Title of Abstract

Quality Geriatric Healthcare: Comparing Canada & the United States

Faculty Mentor

Two WU mentors: Jennifer Leigh Disney, Ph.D.; Brandon Ranallo-Benavidez, Ph.D.; disneyj@winthrop.edu; benavidezb@winthrop.edu

College

College of Arts and Sciences

Department

Political Science

Faculty Mentor

Jennifer Disney, Ph.D. and Brandon Ranallo-Benavidez, Ph.D.

Abstract

This paper examines geriatric health policies in Canada and the United States. Analyzing geriatric health policies illustrates the importance of evaluating health outcomes and their influence on different populations, especially the elderly. Health Policies, according to the World Health Organization (WHO), are decisions, plans, and actions that are taken in order to achieve a specific health care goal within a society. Explicit health policy goals can establish targets to be met on a short- and long-term basis. Geriatric healthcare targets those 65 years of age and older and is a specialization of healthcare with specialized goals. Neighboring North American countries, the United States and Canada, have distinct differences in terms of geriatric healthcare outcomes. Currently, Canada's life expectancy rate is an average of 82 years, whereas the United States' life expectancy rate is an average of 78 years. This paper investigates that distinct difference. Specifically, this paper disserts the geriatric health policies of each country by scrutinizing the hypothesis that Canada has a higher life expectancy rate, in comparison to the United States, because of Canada's universal access to health care without financial barriers.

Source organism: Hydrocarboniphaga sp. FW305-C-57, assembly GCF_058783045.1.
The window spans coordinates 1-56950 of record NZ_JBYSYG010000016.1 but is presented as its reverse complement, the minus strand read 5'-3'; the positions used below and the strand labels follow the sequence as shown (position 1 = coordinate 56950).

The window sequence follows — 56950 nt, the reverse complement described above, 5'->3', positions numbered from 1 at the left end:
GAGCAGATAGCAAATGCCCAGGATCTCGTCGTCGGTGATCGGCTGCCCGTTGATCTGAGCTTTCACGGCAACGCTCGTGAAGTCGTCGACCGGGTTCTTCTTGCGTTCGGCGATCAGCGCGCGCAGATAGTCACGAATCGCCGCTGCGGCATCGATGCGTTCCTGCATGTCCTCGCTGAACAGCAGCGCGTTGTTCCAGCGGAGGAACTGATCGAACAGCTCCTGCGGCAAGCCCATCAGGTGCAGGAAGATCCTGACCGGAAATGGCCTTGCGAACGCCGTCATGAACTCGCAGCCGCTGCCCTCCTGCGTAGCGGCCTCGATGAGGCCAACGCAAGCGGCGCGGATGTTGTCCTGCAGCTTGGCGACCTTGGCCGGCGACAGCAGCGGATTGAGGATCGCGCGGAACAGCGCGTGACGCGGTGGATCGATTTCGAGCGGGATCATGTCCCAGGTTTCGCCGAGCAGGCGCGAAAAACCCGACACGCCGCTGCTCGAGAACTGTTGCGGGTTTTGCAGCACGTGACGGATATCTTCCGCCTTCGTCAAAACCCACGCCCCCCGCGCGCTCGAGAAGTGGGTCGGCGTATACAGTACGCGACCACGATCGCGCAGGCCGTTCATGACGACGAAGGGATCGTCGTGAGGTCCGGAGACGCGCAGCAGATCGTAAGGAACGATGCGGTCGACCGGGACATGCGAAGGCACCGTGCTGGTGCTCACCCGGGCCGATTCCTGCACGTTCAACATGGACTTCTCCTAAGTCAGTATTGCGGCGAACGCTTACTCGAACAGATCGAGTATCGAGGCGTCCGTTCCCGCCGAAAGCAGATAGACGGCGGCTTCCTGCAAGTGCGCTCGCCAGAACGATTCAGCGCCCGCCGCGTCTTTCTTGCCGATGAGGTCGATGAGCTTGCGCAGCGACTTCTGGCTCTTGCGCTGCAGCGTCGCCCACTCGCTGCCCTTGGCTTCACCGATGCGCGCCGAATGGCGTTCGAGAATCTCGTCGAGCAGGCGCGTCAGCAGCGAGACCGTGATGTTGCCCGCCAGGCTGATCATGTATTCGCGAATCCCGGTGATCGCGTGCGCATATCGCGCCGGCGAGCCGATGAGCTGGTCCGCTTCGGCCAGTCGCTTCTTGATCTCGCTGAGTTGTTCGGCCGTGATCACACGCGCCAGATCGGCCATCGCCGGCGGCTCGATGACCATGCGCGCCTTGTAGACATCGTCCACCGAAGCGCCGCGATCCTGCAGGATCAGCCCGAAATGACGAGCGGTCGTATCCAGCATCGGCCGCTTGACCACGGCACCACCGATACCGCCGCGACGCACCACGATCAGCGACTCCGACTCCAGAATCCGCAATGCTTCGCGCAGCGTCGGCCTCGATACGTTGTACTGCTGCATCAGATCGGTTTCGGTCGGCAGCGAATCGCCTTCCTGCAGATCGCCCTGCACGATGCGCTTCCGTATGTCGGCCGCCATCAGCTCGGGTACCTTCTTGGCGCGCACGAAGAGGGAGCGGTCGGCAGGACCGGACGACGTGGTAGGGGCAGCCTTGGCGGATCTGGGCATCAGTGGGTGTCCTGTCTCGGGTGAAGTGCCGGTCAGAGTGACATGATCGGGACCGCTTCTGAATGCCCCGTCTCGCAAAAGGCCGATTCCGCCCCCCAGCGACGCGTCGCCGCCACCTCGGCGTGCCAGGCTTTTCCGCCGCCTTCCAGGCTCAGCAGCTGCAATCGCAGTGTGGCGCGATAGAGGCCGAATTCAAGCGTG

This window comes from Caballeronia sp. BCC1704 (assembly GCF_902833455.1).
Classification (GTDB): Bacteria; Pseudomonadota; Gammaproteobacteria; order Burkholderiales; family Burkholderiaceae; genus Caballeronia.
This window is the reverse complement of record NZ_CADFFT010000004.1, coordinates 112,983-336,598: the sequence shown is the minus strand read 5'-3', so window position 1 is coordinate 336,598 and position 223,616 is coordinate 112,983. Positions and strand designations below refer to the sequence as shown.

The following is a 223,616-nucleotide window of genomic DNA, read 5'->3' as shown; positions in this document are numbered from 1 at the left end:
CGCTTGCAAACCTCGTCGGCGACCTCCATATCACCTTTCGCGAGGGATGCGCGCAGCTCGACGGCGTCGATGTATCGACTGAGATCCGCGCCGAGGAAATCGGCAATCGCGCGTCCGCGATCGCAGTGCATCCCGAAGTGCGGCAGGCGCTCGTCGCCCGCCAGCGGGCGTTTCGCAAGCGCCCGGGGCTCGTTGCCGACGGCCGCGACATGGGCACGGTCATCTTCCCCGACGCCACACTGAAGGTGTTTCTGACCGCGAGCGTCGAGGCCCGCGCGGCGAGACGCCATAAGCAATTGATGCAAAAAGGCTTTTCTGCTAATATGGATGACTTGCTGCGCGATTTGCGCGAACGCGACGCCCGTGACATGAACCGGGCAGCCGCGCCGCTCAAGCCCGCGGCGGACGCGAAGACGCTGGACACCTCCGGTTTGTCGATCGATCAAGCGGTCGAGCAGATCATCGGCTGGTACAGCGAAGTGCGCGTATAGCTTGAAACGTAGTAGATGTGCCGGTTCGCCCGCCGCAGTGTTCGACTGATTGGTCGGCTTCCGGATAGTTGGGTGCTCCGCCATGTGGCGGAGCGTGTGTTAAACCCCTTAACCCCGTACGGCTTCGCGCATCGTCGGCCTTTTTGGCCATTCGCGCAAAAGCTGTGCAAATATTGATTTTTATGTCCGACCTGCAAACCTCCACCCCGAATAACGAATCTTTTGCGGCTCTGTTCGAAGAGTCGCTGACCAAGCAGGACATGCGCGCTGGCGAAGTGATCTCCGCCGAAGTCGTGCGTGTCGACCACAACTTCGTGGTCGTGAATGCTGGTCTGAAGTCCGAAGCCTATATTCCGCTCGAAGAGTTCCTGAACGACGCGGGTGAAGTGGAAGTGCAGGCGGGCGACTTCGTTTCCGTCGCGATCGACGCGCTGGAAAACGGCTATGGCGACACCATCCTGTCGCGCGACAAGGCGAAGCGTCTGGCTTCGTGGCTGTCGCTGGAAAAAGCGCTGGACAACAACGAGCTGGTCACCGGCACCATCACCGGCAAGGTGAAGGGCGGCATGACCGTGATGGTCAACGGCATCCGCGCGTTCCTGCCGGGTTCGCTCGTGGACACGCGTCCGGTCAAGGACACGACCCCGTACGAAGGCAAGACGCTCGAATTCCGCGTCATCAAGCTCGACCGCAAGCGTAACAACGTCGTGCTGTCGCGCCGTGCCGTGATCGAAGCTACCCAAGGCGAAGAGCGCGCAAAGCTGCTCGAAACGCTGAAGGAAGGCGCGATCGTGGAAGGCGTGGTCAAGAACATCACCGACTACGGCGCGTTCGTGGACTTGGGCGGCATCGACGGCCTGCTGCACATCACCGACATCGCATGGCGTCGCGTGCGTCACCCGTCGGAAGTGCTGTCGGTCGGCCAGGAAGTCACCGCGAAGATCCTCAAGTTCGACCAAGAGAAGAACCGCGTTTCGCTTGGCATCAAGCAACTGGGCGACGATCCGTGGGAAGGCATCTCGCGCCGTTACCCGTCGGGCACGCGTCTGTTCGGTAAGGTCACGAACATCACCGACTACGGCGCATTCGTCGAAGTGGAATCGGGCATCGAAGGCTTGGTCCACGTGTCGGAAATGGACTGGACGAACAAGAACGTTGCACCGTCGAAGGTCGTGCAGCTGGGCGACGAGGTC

Additional Fields About Your Abstract

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Course Assignment

PLSC 490- Disney, Ranallo-Benavidez

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Quality Geriatric Healthcare: Comparing Canada & the United States

This paper examines geriatric health policies in Canada and the United States. Analyzing geriatric health policies illustrates the importance of evaluating health outcomes and their influence on different populations, especially the elderly. Health Policies, according to the World Health Organization (WHO), are decisions, plans, and actions that are taken in order to achieve a specific health care goal within a society. Explicit health policy goals can establish targets to be met on a short- and long-term basis. Geriatric healthcare targets those 65 years of age and older and is a specialization of healthcare with specialized goals. Neighboring North American countries, the United States and Canada, have distinct differences in terms of geriatric healthcare outcomes. Currently, Canada's life expectancy rate is an average of 82 years, whereas the United States' life expectancy rate is an average of 78 years. This paper investigates that distinct difference. Specifically, this paper disserts the geriatric health policies of each country by scrutinizing the hypothesis that Canada has a higher life expectancy rate, in comparison to the United States, because of Canada's universal access to health care without financial barriers.